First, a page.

18. Many years ago, more than 20, I stayed at the Beverly Wilshire Hotel, and was impressed because they had a person standing permanently outside the elevator, whose sole function was to say hello or have a good day, but followed by your name. I don´t know how he remembered them all, but man, I felt like a queen. Personalization is extremely powerful, because we all want to belong. And it feels like others care about you.
    I hardly answer questions in my blog unless it´s a question or a personal/direct comment, because I always (or at least 95% of the time) go to their blogs and leave a comment there, and usually add their names in it. If they don´t have a blog I leave it in mine. But it´s a pain to go back and read responses to comments, so I assume they never do.

  19. Tim Bonner says:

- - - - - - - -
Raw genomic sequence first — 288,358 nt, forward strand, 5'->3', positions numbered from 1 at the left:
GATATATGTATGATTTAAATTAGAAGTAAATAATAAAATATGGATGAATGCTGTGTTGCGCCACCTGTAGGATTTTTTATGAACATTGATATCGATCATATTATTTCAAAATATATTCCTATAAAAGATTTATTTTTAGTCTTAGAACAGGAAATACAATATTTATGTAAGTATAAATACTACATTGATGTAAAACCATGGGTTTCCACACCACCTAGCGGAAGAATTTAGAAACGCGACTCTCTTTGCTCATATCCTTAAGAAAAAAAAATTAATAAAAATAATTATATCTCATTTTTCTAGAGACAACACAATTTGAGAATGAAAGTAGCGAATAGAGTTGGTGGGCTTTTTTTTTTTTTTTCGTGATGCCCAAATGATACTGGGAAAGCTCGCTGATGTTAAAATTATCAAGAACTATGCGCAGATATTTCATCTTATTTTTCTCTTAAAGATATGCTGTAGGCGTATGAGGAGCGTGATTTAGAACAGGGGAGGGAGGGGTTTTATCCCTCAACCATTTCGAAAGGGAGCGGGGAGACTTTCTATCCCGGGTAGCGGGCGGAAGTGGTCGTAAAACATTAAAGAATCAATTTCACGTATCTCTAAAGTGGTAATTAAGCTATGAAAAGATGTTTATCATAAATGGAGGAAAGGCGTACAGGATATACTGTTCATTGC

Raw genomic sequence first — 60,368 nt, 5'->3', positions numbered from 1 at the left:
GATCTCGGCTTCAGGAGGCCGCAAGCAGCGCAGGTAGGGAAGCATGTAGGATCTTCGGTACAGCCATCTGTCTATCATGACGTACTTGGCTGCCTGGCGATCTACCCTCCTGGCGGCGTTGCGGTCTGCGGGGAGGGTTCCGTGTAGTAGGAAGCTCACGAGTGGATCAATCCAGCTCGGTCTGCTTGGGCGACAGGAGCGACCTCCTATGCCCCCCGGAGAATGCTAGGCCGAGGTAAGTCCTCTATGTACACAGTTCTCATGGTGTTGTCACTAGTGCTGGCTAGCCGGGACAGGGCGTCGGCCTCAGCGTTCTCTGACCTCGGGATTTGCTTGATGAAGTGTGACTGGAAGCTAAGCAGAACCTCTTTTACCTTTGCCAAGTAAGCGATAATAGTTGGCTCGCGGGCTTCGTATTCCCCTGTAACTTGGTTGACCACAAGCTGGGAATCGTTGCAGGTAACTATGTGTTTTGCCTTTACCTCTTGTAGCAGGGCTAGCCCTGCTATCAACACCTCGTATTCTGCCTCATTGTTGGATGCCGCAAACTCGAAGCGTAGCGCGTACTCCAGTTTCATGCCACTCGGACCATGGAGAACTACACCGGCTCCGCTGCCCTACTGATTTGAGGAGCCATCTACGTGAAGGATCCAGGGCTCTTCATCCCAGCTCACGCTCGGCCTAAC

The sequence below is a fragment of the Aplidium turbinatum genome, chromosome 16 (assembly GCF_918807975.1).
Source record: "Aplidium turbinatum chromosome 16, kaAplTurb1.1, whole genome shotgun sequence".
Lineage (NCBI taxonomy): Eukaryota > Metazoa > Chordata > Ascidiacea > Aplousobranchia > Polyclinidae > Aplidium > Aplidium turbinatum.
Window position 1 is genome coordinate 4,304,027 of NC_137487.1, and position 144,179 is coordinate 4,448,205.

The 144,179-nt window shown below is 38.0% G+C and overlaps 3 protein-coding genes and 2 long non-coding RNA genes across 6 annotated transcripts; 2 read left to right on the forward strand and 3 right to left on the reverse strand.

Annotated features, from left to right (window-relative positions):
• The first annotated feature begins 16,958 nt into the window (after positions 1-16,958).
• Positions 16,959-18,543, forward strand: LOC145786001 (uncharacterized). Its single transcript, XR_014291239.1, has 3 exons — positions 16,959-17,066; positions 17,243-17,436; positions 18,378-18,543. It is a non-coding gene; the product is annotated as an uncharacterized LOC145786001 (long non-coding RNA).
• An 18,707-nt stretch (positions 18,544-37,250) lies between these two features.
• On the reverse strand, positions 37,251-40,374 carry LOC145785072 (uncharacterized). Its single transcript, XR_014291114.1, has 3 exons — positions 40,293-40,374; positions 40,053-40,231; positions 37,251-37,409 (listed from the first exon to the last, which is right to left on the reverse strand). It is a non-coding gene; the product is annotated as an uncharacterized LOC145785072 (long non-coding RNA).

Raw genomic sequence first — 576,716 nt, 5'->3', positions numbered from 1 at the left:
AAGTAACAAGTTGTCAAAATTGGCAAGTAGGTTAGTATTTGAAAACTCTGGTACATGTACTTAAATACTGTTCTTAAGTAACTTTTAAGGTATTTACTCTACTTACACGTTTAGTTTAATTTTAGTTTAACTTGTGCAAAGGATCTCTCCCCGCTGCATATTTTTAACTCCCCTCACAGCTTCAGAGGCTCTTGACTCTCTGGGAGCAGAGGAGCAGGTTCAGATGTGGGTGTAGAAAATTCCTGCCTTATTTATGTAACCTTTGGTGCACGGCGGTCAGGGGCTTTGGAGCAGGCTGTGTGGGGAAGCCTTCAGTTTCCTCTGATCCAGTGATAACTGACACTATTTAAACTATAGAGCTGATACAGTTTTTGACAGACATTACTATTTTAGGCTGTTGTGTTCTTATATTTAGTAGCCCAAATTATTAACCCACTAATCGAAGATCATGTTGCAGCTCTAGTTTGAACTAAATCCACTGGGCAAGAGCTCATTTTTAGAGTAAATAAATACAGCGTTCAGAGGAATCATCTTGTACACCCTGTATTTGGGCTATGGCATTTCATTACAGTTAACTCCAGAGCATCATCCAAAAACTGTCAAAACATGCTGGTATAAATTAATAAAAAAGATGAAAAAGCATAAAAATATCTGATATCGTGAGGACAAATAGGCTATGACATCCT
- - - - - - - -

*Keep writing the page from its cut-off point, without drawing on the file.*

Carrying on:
Hey Darren

    I have CommentLuv ReplyMe enabled on my blog but it’s difficult to make that personal.

    What I try to do is connect with people on social media when they leave a comment on my blog. I’m thinking now though that maybe isn’t quite so personal.

    Do you think, Darren, that email is a more effective way of personalising things rather than using social media?

  20. Shalu Sharma says:

    I think personalisation is a great idea. What the cafe owners were doing is exactly what we should be doing as bloggers. Addressing comments personally or making our blog personal with lots of personal things in it will go a long way.

  21. Jacob says:

    Hi Darren, thanks for this, your article inspired me to write a blog – http://jacobwhoward.wordpress.com/2013/07/15/my-name-is-costa/ – but I think in the end it all comes down to authenticity.
    Best, Jacob

  22. Personalization is and always will be key to customer service and building relationships. Every person wants to be validated or have a sense of belonging. That’s why it still floors me that businesses still struggle at this.

    I send hand written thank you notes to new clients I acquire. There was a time working at a large hotel corp that I took the time to hand wrote holidays cards for all the hotel sales teams w a personal details and had exec team sign.